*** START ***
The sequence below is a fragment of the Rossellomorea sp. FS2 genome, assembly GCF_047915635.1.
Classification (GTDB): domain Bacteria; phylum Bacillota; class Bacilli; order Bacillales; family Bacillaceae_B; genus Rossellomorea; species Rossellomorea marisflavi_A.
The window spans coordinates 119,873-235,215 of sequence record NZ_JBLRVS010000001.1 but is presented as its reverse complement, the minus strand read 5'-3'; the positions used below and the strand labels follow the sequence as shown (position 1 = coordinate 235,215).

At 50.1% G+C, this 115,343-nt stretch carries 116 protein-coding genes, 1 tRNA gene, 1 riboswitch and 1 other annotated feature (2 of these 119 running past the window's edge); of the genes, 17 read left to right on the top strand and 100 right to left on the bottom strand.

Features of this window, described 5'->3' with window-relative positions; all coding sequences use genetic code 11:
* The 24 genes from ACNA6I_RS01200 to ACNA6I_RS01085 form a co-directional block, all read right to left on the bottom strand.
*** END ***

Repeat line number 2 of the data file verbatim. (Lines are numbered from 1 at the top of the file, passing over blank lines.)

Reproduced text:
Classification (GTDB): domain Bacteria; phylum Bacillota; class Bacilli; order Bacillales; family Bacillaceae_B; genus Rossellomorea; species Rossellomorea marisflavi_A.